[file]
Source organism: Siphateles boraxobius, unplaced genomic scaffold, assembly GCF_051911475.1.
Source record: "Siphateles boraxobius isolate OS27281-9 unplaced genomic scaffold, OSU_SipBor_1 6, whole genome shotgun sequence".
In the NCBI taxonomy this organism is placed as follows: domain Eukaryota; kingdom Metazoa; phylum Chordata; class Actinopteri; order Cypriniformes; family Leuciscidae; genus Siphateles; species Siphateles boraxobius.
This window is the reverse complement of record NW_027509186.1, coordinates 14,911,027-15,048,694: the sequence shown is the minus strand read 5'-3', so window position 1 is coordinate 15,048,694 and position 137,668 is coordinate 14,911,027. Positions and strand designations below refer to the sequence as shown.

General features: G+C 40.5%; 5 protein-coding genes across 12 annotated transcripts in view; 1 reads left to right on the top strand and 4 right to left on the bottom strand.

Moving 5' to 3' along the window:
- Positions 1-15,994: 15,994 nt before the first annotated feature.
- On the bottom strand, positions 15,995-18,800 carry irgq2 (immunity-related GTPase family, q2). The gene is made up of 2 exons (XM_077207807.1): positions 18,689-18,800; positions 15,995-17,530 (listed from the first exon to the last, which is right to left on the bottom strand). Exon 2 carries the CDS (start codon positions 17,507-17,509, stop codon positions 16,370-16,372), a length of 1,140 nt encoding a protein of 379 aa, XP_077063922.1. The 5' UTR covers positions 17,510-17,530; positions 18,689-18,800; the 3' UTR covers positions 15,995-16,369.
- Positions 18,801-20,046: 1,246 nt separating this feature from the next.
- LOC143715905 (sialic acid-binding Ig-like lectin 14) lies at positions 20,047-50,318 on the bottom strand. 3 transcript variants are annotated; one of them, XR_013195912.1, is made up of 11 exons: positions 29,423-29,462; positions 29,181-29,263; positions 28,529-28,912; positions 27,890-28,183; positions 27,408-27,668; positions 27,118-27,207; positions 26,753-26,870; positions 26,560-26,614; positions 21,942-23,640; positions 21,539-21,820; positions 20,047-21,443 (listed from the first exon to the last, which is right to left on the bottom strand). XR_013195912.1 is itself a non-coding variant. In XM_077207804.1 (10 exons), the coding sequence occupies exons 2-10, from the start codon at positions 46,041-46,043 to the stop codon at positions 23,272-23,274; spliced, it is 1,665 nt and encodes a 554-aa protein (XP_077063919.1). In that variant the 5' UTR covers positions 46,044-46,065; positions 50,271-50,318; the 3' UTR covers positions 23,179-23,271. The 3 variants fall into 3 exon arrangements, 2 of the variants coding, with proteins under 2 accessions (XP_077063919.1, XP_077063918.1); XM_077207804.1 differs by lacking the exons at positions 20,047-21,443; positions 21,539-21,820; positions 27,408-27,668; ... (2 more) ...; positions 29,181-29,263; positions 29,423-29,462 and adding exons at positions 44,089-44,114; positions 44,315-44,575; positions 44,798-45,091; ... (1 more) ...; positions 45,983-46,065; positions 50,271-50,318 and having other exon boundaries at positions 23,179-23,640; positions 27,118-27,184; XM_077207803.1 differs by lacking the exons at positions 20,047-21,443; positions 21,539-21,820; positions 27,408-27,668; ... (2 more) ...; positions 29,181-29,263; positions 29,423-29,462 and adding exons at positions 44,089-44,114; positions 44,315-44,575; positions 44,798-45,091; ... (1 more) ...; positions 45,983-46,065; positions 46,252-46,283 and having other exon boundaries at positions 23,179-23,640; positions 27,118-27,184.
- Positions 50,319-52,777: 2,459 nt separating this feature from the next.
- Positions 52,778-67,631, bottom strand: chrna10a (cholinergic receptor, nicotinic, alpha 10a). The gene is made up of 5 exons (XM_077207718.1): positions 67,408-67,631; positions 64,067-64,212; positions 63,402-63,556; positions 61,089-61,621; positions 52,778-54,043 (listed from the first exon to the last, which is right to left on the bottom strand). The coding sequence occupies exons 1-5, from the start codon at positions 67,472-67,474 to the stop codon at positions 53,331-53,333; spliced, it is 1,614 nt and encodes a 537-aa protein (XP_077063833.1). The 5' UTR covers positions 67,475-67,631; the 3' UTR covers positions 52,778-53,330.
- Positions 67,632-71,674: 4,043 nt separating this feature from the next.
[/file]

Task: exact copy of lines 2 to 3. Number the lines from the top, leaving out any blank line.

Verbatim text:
Source record: "Siphateles boraxobius isolate OS27281-9 unplaced genomic scaffold, OSU_SipBor_1 6, whole genome shotgun sequence".
In the NCBI taxonomy this organism is placed as follows: domain Eukaryota; kingdom Metazoa; phylum Chordata; class Actinopteri; order Cypriniformes; family Leuciscidae; genus Siphateles; species Siphateles boraxobius.